Alcatraz – Uncle Sam’s Devil’s Island
Alcatraz – Uncle Sam’s Devil’s Island : experiences of a conscientious objector in America during the First World War by Philip Grosser
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This is another one of those delightful pamphlets published by the Kate Sharpley Library that plucks anarchist gems from the dustbin of history. Americans, unlike Australians who rejected Conscription referendums held in late 1916 and 1917, had no choice about whether they would be sacrificed on the European killing fields during WW1. Philip Grosser, a Boston anarchist and antimilitarist, refused to kill other human beings for the glory of God, King and Country.
It is appropriate that in the first decade of the 100-year war on ‘terror’, the Kate Sharpley Library has republished the story of this extraordinary man. This 32-page pamphlet pays homage to all those people who have been destroyed by the State because they have refused to kill their brothers and sisters. The I.W.W.’s (Industrial Workers of the World) slogan that ‘War Is Fought By Workers At Either End Of A Bayonet’ is as relevant today as it was during the First World War.
The story about Philip Grosser, republished in January 2007, makes the important point that ‘The start of the war had been met by the individual resistance of conscientious objectors, but at the end came mutinies in France and revolutions in Russia and Germany’. This is a story about individual courage, of one man resisting the State and the State’s methodical campaign to destroy him. Dragged from one prison camp to another, held in solitary confinement for weeks and fed on bread and water, he survived to catalogue the horrors of Alcatraz. A religious objector named Simmons and Grosser were signalled out for special attention while in Alcatraz. ‘Special coffin cages’ – 23 inches wide and 12 inches deep, made of iron bars, were bolted to the doors of their cells. They were forced into the cages; a board was put behind their backs to reduce the depth to about 9 inches. They were kept upright in these iron cages for 8 hours a day and were then put into solitary confinement in darkened cells for the next 16 hours. During the weeks they were tortured, they were only given bread and water to eat and drink.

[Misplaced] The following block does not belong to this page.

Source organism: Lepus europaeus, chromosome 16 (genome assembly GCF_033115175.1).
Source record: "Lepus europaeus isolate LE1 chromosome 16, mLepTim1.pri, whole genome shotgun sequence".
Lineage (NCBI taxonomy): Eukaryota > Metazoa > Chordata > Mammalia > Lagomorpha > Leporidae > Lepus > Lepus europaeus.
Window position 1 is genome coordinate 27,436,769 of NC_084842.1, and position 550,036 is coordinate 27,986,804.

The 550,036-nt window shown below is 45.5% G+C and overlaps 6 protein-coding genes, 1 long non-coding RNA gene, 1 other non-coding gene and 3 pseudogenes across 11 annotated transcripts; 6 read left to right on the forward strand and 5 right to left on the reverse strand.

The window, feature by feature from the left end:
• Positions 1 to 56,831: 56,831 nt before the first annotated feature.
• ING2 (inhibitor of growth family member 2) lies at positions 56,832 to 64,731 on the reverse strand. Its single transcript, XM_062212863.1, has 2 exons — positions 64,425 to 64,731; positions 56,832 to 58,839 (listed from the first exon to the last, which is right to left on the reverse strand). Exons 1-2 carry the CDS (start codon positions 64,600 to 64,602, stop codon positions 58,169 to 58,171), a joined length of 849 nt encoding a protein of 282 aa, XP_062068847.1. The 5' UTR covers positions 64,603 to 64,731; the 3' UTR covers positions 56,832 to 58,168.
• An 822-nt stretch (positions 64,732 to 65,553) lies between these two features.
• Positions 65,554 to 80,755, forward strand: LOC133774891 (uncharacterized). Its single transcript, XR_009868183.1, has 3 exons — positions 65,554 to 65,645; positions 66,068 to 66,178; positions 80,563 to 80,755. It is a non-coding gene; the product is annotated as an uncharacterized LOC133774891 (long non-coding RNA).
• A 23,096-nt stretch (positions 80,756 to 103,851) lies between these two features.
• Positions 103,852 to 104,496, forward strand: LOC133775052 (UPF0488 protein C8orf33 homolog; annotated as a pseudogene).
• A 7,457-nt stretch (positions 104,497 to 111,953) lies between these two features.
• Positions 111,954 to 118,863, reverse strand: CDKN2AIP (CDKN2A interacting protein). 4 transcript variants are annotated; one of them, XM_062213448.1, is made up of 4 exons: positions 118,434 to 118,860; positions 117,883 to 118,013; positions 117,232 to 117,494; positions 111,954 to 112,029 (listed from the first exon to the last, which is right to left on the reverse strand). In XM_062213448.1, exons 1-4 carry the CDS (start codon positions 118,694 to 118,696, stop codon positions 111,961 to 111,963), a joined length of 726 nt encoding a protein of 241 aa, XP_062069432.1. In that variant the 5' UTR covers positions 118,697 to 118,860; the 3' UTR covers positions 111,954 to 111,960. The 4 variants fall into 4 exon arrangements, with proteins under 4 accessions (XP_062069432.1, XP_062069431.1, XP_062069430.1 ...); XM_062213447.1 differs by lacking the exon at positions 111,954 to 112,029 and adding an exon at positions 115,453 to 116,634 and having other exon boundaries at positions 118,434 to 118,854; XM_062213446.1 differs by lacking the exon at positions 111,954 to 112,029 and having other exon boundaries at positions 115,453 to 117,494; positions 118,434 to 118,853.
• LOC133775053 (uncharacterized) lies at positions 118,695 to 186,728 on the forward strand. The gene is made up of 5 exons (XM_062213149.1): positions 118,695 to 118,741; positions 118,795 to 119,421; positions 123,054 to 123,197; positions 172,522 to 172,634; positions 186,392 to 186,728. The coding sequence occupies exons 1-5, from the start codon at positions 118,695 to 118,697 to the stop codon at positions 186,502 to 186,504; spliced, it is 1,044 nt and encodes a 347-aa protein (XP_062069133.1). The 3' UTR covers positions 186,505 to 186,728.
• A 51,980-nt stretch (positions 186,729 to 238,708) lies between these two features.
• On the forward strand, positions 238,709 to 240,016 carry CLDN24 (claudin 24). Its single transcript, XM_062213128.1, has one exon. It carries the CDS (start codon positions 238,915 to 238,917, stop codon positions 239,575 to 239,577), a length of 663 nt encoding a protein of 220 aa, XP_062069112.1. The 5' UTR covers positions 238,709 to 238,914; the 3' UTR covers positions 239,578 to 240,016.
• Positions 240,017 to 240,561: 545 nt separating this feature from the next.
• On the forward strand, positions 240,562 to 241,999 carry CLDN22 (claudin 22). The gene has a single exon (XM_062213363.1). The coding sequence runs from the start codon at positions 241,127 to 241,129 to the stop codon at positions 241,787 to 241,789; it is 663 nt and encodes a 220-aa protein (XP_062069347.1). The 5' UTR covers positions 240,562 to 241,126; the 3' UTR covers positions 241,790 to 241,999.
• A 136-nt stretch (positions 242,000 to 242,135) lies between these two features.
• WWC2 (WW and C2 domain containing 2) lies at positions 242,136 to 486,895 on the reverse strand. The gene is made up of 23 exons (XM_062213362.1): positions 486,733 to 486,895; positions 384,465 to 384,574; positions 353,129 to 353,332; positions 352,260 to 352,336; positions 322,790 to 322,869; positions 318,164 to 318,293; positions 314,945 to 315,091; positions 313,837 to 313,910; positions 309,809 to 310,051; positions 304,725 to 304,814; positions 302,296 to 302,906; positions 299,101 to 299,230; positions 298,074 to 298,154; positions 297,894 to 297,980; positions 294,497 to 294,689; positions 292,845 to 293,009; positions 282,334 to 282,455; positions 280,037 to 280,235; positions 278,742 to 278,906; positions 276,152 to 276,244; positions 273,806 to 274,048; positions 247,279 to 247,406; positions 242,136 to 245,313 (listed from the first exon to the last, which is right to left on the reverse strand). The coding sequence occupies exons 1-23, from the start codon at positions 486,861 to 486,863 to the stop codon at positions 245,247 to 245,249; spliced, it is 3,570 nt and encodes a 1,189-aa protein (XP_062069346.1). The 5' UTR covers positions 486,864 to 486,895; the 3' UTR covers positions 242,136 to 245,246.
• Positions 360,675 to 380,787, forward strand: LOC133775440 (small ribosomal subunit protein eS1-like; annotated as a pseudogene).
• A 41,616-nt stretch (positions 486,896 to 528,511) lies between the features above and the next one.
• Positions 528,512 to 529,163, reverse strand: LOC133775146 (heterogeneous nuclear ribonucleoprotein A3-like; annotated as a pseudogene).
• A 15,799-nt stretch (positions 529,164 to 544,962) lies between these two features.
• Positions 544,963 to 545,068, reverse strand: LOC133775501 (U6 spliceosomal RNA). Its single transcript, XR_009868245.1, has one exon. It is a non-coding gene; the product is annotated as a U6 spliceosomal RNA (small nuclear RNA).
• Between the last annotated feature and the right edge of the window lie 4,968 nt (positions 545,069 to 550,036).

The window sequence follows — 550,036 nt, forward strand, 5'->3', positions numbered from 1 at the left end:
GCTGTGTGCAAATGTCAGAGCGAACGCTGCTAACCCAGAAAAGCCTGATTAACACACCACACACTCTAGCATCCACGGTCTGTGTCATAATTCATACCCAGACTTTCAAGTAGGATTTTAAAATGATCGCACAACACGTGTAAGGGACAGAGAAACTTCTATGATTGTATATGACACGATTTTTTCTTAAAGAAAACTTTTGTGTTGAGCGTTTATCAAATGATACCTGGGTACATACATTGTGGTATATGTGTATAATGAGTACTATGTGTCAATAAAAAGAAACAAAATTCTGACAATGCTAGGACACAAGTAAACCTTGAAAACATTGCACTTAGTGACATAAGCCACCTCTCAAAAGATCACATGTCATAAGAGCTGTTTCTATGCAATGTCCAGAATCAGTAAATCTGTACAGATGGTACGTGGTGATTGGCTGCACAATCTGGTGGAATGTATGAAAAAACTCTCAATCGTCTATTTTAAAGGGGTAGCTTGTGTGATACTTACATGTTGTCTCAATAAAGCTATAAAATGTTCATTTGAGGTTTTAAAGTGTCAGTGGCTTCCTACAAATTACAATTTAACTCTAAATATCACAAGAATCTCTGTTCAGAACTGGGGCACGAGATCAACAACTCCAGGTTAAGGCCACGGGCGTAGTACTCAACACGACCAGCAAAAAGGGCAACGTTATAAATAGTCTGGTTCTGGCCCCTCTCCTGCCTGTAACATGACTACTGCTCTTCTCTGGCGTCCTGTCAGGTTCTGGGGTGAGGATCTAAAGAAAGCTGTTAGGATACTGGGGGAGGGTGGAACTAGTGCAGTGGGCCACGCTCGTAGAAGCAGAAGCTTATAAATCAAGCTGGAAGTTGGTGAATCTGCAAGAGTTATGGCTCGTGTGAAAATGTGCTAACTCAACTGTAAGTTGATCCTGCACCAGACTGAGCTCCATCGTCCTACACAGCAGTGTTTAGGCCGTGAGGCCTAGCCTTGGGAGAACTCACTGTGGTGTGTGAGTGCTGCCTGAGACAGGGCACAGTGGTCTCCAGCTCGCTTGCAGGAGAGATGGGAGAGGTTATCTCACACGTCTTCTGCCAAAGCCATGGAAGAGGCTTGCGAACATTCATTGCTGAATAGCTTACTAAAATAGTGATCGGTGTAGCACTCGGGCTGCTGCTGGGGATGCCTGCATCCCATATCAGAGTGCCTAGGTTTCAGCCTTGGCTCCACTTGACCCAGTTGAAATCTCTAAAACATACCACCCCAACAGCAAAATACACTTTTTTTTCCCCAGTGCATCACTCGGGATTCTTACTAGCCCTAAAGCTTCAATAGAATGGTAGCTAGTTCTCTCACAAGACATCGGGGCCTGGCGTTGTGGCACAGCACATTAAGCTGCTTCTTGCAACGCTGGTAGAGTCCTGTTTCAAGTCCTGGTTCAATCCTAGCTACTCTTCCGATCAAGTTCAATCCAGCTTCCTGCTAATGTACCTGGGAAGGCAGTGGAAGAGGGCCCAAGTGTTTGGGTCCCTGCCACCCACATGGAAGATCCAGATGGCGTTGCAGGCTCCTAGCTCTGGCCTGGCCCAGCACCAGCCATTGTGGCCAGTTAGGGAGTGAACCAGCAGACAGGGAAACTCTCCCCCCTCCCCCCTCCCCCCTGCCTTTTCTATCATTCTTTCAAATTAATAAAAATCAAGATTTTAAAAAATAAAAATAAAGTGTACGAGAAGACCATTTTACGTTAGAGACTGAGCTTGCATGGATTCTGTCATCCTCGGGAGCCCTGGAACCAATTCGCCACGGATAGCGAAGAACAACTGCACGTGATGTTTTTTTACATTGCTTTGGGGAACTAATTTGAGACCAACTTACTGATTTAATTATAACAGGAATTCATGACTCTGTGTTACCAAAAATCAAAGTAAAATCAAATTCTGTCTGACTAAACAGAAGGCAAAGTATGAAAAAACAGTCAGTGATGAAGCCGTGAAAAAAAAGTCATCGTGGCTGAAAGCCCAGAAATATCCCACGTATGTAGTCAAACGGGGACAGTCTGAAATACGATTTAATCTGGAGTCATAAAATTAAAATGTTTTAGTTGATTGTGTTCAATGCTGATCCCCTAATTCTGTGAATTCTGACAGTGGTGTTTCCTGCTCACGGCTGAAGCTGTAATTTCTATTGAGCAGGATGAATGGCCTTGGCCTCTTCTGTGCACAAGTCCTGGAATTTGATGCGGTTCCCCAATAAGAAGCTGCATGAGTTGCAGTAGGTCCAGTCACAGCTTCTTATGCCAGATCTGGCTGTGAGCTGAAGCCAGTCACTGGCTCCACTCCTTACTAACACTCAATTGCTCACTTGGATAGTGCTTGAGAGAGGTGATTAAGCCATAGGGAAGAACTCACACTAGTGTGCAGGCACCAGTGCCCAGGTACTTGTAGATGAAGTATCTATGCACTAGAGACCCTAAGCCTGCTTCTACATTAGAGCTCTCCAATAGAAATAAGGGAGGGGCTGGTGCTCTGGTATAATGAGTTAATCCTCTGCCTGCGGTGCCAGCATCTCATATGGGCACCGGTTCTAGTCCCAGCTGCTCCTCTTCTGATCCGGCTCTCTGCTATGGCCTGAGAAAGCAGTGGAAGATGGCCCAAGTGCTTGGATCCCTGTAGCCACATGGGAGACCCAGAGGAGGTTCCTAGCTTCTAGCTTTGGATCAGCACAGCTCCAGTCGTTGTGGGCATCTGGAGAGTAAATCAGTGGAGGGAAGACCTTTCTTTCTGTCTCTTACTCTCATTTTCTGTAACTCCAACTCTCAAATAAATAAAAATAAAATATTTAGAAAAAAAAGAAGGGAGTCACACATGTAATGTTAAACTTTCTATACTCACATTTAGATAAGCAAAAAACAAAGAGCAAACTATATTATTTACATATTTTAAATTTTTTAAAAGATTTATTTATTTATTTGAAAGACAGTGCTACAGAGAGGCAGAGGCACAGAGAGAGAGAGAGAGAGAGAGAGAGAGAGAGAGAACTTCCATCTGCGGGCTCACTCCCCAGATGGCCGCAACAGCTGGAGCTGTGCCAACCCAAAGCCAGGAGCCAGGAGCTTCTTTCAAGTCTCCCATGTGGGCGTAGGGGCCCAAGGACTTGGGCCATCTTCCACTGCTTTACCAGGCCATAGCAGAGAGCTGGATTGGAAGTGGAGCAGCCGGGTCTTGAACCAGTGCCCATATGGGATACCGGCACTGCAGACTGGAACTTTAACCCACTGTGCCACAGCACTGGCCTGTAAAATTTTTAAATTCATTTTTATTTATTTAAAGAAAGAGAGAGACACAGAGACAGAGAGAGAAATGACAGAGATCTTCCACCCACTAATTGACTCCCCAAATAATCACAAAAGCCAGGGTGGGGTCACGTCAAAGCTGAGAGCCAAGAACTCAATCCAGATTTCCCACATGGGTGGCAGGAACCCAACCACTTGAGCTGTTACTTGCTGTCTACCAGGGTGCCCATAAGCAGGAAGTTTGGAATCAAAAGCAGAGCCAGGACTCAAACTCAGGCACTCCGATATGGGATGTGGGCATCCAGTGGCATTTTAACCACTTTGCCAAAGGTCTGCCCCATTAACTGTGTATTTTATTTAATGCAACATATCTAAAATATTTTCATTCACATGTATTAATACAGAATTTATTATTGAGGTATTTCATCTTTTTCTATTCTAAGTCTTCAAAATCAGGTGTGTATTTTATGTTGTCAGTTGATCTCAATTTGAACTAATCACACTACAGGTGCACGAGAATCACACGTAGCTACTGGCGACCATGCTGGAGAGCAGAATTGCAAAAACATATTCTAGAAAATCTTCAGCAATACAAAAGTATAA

Ironically, once the way conscientious objectors were treated at Alcatraz leaked out to the public, they were ‘only’ placed in torture cages 8 hours a day and were then put in ordinary cells and given normal rations for the next 16 hours. After 2 months in the torture cages, Grosser, afraid that he was about to lose his sanity, agreed to work in the prison.
Three years after he was first imprisoned and almost 2 years after the war had ended, Grosser was released on the 2nd of December 1920. Mentally scared by his experiences, hit hard by the depression, Grosser ended his life by jumping in front of a train in Boston in early November 1933.